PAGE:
When the world was first introduced to duo ChloexHalle in 2012, we first met them as a pair of bright-eyed preteens belting out their favourite songs on YouTube. Over the years, the sisters have grown up, producing and releasing music that touches on everything from partying, romantic relationships, and self-love. But even though Chloe and Halle Bailey are all grown up now, the world isn’t allowing them to come into their own — like clockwork, here comes the misogynoir.
Chloe and Halle have always been promoted as a package deal, but as of late, the sisters have been forging their own path. To make sure that fans can still keep up with the sisters even while they’re apart, the singers have created their own individual Instagram accounts. Since creating the page two weeks ago, Chloe’s personal page has gone viral. The public’s response to each of the 22-year-old’s updates has been mostly positive, but as usual, there are those insistent on using their energy to be especially disgusting and rude towards the young singer.
Chloe posted a photo of her in a sexy cutout dress, and people attacked her. She participated in TikTok’s popular #BussitChallenge, and they came for her in the comments. She shared some sultry choreography on the feed, and they called her “thirsty for attention.” Are you seeing a common pattern here?
Chloe isn’t the first young Black woman in the entertainment movement to be villainized for embracing her sexy, and she unfortunately won’t be the last. Throughout history, specifically within music, Black women’s bodies and actions have been heavily policed. When Beyoncé first went solo, it didn’t take long before the haters turned out by the masses, incensed by her uniform unitard, her dance moves, and her lyrics. Fellow Houston hottie Megan thee Stallion has been consistently slut-shamed since her career went mainstream. Lizzo’s harmless court side twerking at a 2019 Lakers game had Twitter clutching its pearls. Remember Nipplegate? Janet Jackson was the one punished for it, even though it was all Justin Timberlake's fault. And that's just the famous women; the negativity is even more harrowing for the Black women who don’t have the shield of status and influence to (just barely) protect them.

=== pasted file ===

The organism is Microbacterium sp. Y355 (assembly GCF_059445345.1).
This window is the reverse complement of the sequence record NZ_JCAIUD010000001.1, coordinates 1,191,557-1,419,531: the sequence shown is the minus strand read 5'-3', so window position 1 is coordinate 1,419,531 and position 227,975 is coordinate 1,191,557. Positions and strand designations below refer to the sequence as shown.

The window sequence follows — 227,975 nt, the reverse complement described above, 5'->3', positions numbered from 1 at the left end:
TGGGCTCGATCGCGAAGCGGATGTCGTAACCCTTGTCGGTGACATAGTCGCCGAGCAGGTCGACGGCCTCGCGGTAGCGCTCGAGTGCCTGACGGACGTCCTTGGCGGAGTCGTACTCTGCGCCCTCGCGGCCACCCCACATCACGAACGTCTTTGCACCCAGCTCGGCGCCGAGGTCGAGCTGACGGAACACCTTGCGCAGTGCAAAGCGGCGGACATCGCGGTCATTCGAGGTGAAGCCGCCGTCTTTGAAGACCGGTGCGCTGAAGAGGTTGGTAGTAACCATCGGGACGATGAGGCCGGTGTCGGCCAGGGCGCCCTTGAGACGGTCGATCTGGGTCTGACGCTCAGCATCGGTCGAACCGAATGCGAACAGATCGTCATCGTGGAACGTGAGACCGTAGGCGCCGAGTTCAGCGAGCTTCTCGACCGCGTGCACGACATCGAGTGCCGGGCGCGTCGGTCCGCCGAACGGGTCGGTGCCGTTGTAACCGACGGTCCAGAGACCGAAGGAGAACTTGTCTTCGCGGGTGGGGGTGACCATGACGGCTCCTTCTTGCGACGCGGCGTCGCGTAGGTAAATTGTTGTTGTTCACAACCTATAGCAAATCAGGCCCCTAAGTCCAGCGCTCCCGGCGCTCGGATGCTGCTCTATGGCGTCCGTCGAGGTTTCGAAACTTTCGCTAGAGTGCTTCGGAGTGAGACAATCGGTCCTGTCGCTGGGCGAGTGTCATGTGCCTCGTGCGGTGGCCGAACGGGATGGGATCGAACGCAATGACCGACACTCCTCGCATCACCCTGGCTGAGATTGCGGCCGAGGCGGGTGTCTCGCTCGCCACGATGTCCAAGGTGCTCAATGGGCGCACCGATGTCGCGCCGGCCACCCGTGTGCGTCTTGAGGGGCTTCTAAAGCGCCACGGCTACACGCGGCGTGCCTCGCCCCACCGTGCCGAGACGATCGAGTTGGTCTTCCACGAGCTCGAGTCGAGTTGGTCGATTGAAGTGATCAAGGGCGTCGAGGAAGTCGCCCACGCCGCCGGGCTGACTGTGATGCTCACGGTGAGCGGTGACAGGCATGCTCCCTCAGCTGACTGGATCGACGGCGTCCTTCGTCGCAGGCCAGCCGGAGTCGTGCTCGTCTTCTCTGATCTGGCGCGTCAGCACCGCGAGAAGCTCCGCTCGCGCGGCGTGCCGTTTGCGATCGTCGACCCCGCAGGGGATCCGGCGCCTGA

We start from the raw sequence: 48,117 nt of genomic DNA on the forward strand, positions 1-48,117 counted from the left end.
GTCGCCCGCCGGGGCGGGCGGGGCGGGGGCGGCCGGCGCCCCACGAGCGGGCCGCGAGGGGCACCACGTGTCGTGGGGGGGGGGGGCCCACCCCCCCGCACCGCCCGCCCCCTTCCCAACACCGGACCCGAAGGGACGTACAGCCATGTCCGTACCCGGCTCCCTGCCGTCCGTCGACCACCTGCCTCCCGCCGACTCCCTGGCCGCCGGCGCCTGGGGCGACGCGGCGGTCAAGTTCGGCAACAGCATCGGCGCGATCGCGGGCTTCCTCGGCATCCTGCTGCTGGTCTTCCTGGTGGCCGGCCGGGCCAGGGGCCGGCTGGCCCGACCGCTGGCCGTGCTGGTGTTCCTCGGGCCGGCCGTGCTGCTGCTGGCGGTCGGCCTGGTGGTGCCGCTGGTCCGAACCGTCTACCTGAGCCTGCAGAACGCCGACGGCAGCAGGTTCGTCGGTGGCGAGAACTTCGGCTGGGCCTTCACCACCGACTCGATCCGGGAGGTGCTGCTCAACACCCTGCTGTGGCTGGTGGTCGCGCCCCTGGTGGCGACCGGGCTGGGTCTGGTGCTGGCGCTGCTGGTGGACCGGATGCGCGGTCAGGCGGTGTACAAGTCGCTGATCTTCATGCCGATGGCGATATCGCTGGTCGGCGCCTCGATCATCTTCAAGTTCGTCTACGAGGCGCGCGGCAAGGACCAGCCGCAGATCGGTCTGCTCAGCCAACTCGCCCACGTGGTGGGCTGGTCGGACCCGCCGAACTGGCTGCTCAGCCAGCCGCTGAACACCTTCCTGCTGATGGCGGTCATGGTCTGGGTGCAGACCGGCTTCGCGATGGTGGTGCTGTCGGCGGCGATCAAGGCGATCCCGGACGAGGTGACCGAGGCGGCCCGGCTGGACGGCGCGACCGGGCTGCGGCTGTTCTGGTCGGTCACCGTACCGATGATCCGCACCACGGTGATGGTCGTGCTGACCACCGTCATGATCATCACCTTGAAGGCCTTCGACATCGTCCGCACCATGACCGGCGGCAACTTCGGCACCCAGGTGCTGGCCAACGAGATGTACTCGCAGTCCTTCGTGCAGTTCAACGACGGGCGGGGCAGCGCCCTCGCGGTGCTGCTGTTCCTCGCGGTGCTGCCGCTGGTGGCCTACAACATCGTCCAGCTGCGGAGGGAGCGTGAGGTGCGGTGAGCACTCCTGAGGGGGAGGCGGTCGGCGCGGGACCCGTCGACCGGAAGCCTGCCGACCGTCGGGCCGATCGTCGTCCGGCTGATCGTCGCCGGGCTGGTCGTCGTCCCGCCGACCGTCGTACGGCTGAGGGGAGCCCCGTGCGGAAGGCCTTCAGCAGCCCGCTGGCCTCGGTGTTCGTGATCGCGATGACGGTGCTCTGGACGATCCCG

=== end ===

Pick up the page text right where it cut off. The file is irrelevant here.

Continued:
Society is intrinsically misogynistic, so Black women aren't the only ones who are heavily hyper-sexualized on a daily basis. But while women like Kim Kardashian and Bella Thorne have been able to lean into their sexuality on their own terms and even capitalize on it as part of their brand, the Chloe Baileys of the world are rarely ever granted that same opportunity. From a young age, everything about Black girls is placed under an intense sociocultural microscope. The way we dance, the clothes we wear — even the way that we style our hair can be seen as “grown” or “fast.” Lust is thrust upon Black girls early on without and follows us throughout the rest of our lives, but racist and sexist social norms don't allow to fully embrace our sexy side even when we're full grown adults. So how can one come of age if they were never allowed to be a kid in the first place?
Thankfully, Chloe is wholeheartedly rejecting those limitations. For her, sexual expression is about her personal journey and nothing else. The "Ungodly Hour" singer revealed that what people might see as a brand pivot has nothing to do with getting attention (especially from men) and everything to do with her own path towards self-love and acceptance.
"When I perform, and make music, and dance, that's when I get to tap into the sexier side of myself," the R&B songstress explained during a January 31 Instagram Live. "That's where I find my confidence. So it really means a lot to me when I can finally get to a place where I share who I really am because I've been really insecure for a long time."
"I'm really happy that I get to share that with you all," Chloe continued tearfully. "I think it's so important and so special when a Black woman can be strong and stand in her power in every single way...I feel so badass when I just own who I am in my body."
In a perfect world, she wouldn't have to explain why she's using her Instagram the way she wants or why she's dressing or dancing in a certain way — her body, her business. But because we live in a culture where policing the lives of Black women is still the norm, Chloe felt like she had to address the haters. Fortunately, she's also got a team of proud Black women all over the industry and the internet standing in support of her. The world may have something to say, but so do we: go off, sis. Go off!